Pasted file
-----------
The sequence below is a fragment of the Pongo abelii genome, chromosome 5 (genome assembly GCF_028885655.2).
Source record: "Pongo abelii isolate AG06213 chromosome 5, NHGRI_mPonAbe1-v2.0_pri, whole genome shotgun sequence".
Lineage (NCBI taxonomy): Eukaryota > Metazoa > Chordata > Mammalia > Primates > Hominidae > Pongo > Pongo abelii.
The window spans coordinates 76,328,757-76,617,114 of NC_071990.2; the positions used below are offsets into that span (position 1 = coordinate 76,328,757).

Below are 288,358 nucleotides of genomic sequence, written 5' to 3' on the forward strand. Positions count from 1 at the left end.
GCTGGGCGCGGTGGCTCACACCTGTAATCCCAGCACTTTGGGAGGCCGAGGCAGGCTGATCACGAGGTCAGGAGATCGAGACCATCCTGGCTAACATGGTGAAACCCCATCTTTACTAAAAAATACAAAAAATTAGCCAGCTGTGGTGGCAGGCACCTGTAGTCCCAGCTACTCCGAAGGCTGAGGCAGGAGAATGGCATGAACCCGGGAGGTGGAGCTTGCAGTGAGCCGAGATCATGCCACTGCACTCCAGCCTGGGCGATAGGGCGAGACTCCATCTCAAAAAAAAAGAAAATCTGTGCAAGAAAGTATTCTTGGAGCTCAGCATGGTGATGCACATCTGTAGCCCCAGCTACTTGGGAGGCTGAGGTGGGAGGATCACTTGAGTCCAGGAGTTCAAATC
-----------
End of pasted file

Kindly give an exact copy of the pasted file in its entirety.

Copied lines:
The sequence below is a fragment of the Pongo abelii genome, chromosome 5 (genome assembly GCF_028885655.2).
Source record: "Pongo abelii isolate AG06213 chromosome 5, NHGRI_mPonAbe1-v2.0_pri, whole genome shotgun sequence".
Lineage (NCBI taxonomy): Eukaryota > Metazoa > Chordata > Mammalia > Primates > Hominidae > Pongo > Pongo abelii.
The window spans coordinates 76,328,757-76,617,114 of NC_071990.2; the positions used below are offsets into that span (position 1 = coordinate 76,328,757).

Below are 288,358 nucleotides of genomic sequence, written 5' to 3' on the forward strand. Positions count from 1 at the left end.
GCTGGGCGCGGTGGCTCACACCTGTAATCCCAGCACTTTGGGAGGCCGAGGCAGGCTGATCACGAGGTCAGGAGATCGAGACCATCCTGGCTAACATGGTGAAACCCCATCTTTACTAAAAAATACAAAAAATTAGCCAGCTGTGGTGGCAGGCACCTGTAGTCCCAGCTACTCCGAAGGCTGAGGCAGGAGAATGGCATGAACCCGGGAGGTGGAGCTTGCAGTGAGCCGAGATCATGCCACTGCACTCCAGCCTGGGCGATAGGGCGAGACTCCATCTCAAAAAAAAAGAAAATCTGTGCAAGAAAGTATTCTTGGAGCTCAGCATGGTGATGCACATCTGTAGCCCCAGCTACTTGGGAGGCTGAGGTGGGAGGATCACTTGAGTCCAGGAGTTCAAATC